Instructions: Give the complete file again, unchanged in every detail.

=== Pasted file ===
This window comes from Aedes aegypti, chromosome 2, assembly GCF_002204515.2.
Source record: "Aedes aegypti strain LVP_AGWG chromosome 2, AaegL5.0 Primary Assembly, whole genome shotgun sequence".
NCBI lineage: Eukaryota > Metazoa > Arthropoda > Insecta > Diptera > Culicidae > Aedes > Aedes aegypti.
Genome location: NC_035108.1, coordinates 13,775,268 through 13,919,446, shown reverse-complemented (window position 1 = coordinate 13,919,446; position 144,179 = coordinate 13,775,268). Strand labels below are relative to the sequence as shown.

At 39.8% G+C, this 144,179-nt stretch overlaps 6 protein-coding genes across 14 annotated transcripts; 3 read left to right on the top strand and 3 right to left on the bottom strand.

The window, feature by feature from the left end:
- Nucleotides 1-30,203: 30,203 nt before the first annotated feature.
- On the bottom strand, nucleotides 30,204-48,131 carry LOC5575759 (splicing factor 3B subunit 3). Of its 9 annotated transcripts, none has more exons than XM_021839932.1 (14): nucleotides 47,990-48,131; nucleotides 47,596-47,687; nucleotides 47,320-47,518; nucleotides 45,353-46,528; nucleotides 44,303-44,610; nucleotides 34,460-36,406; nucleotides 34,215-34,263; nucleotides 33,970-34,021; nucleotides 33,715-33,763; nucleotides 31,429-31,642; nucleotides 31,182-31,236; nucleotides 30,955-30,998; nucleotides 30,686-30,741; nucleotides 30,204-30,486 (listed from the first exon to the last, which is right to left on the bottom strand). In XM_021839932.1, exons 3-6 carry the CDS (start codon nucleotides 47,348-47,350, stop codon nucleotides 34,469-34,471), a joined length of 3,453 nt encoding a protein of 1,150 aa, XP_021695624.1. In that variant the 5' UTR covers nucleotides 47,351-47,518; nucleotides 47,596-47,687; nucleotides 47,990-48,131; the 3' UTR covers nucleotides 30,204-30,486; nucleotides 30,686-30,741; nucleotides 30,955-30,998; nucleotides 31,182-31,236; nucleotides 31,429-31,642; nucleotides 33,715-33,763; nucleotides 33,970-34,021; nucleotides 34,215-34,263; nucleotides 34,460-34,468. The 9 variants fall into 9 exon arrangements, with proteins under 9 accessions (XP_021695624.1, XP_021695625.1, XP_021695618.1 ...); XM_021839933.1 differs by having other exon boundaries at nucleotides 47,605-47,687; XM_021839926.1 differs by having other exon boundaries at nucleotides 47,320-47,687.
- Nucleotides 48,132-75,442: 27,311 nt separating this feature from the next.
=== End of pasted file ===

This window comes from Aedes aegypti, chromosome 2, assembly GCF_002204515.2.
Source record: "Aedes aegypti strain LVP_AGWG chromosome 2, AaegL5.0 Primary Assembly, whole genome shotgun sequence".
NCBI lineage: Eukaryota > Metazoa > Arthropoda > Insecta > Diptera > Culicidae > Aedes > Aedes aegypti.
Genome location: NC_035108.1, coordinates 13,775,268 through 13,919,446, shown reverse-complemented (window position 1 = coordinate 13,919,446; position 144,179 = coordinate 13,775,268). Strand labels below are relative to the sequence as shown.

At 39.8% G+C, this 144,179-nt stretch overlaps 6 protein-coding genes across 14 annotated transcripts; 3 read left to right on the top strand and 3 right to left on the bottom strand.

The window, feature by feature from the left end:
- Nucleotides 1-30,203: 30,203 nt before the first annotated feature.
- On the bottom strand, nucleotides 30,204-48,131 carry LOC5575759 (splicing factor 3B subunit 3). Of its 9 annotated transcripts, none has more exons than XM_021839932.1 (14): nucleotides 47,990-48,131; nucleotides 47,596-47,687; nucleotides 47,320-47,518; nucleotides 45,353-46,528; nucleotides 44,303-44,610; nucleotides 34,460-36,406; nucleotides 34,215-34,263; nucleotides 33,970-34,021; nucleotides 33,715-33,763; nucleotides 31,429-31,642; nucleotides 31,182-31,236; nucleotides 30,955-30,998; nucleotides 30,686-30,741; nucleotides 30,204-30,486 (listed from the first exon to the last, which is right to left on the bottom strand). In XM_021839932.1, exons 3-6 carry the CDS (start codon nucleotides 47,348-47,350, stop codon nucleotides 34,469-34,471), a joined length of 3,453 nt encoding a protein of 1,150 aa, XP_021695624.1. In that variant the 5' UTR covers nucleotides 47,351-47,518; nucleotides 47,596-47,687; nucleotides 47,990-48,131; the 3' UTR covers nucleotides 30,204-30,486; nucleotides 30,686-30,741; nucleotides 30,955-30,998; nucleotides 31,182-31,236; nucleotides 31,429-31,642; nucleotides 33,715-33,763; nucleotides 33,970-34,021; nucleotides 34,215-34,263; nucleotides 34,460-34,468. The 9 variants fall into 9 exon arrangements, with proteins under 9 accessions (XP_021695624.1, XP_021695625.1, XP_021695618.1 ...); XM_021839933.1 differs by having other exon boundaries at nucleotides 47,605-47,687; XM_021839926.1 differs by having other exon boundaries at nucleotides 47,320-47,687.
- Nucleotides 48,132-75,442: 27,311 nt separating this feature from the next.